A new book on church music and diversity shows that it’s not the music itself that brings people together, but the act of making it that does.
Editor’s note: This is the first of two posts engaging with “Worship across the Racial Divide: Religious Music and the Multiracial Congregation,” by Gerardo Marti. Look for Joy Moore’s post next week.
There is a growing consensus among church leaders that a mono-racial church in an increasingly multiracial culture is problematic, if not outright embarrassing. While few congregations in the United States can claim much in the way of racial or ethnic diversity, an increasing number of Christians can at least agree that the homogeneity of the past -- and present -- is something to repent of and move beyond.
As the co-pastor of a small Presbyterian congregation that is attempting to be more diverse, I can tell you, there is no paint-by-numbers solution. And while Gerardo Marti’s research in his new book, “Worship across the Racial Divide: Religious Music and the Multiracial Congregation” suggests as much, it also offers some promising pathways. He’s discovered that within the worshipping life of congregations, it’s not so much the music itself, but the act of making it that has the power to bring people together.
Marti shows that worship music does play a significant role in creating congregational diversity, but not in the ways most people assume. Through interviews with pastors, musicians and worshippers, he pays less attention to the sounds and styles of worship music, and instead concentrates more on “the complex of practices of the worshipping community in the production and absorption of music.” The power of music and worship to bring change seems to be less in what Marti hears (the acoustics of music) and more on what he sees (the underlying relationships and social structures behind the music).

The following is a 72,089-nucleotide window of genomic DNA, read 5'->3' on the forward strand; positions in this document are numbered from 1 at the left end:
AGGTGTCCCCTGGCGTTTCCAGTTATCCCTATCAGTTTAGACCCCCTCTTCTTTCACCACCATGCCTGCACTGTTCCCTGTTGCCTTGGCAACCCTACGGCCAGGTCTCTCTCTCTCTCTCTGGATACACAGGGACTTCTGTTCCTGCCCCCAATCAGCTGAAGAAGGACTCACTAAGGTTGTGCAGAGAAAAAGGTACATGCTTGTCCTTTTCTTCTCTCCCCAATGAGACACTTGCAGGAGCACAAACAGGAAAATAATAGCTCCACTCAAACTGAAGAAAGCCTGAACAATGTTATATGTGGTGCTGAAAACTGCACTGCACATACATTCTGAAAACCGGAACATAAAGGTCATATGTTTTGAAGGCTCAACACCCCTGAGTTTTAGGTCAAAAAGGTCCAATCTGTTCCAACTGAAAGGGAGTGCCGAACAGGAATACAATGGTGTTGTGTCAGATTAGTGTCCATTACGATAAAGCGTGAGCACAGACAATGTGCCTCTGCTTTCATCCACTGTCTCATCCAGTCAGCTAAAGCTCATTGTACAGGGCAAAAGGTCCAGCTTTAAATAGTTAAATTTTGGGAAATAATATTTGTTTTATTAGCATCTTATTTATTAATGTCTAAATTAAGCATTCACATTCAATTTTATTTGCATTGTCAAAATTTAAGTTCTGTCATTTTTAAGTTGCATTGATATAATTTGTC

It’s not the music itself, but opportunities for the production of music that allow interracial and ethnic bonding to occur. Friendships form when people gather to plan, practice and perform the music of the church.
But friendships take time and practice. Marti finds that a defining characteristic of successfully diverse congregations is the prominent, weekly inclusion of visible, racial and ethnic diversity in worship services. Again, the music style doesn’t seem to matter so much as long as there is a diversity of folks “up front” leading worship. This creates a symbolic environment of “racialized ritual inclusion” that over time announces to the congregation there is room and desire for diversity throughout the church. The point here is that visible and consistent diversity in worship leadership matters for the culture of the congregation.
Marti’s observations resonate with my own experience at Durham Presbyterian Church, a congregation becoming younger and more diverse. We've spent untold hours planning worship and music, trusting the right songs and styles would provide a welcome home for a diversity of people, only to find it is the depth and diversity of friendships engaged in leading worship that is slowly moving our church toward the vision of reflecting the diversity of Durham.
One line in Marti’s book startled me, despite its painful obviousness: “Scholars who study diverse congregations seem to agree that if we left congregations to their own desires, congregations would remain almost wholly homogenous.” Change requires active obedience grounded in a deep and abiding desire for a church that visibly reflects the unity we’ve been given in Jesus. The change won’t come without pain and conflict. Thankfully, we live in a time of increasing clarity: racially and culturally homogenous congregations compromise our witness to and experience of the saving work of Jesus.
Marti’s book is a must read for pastors and other church leaders struggling to understand what reconciliation looks like in their contexts. He helps churches navigate the social complexities of multiracial worship and provides insight into how successful multiracial churches function.
I can only pray these hopeful congregations are a foretaste of God’s new work in the world, a sign of healing for the schism in the soul of the American church.
Franklin Golden is the co-pastor of Durham Presbyterian Church, and has served churches in Durham, Charlotte and Troy, N.C. Before being a pastor, he was a theater producer.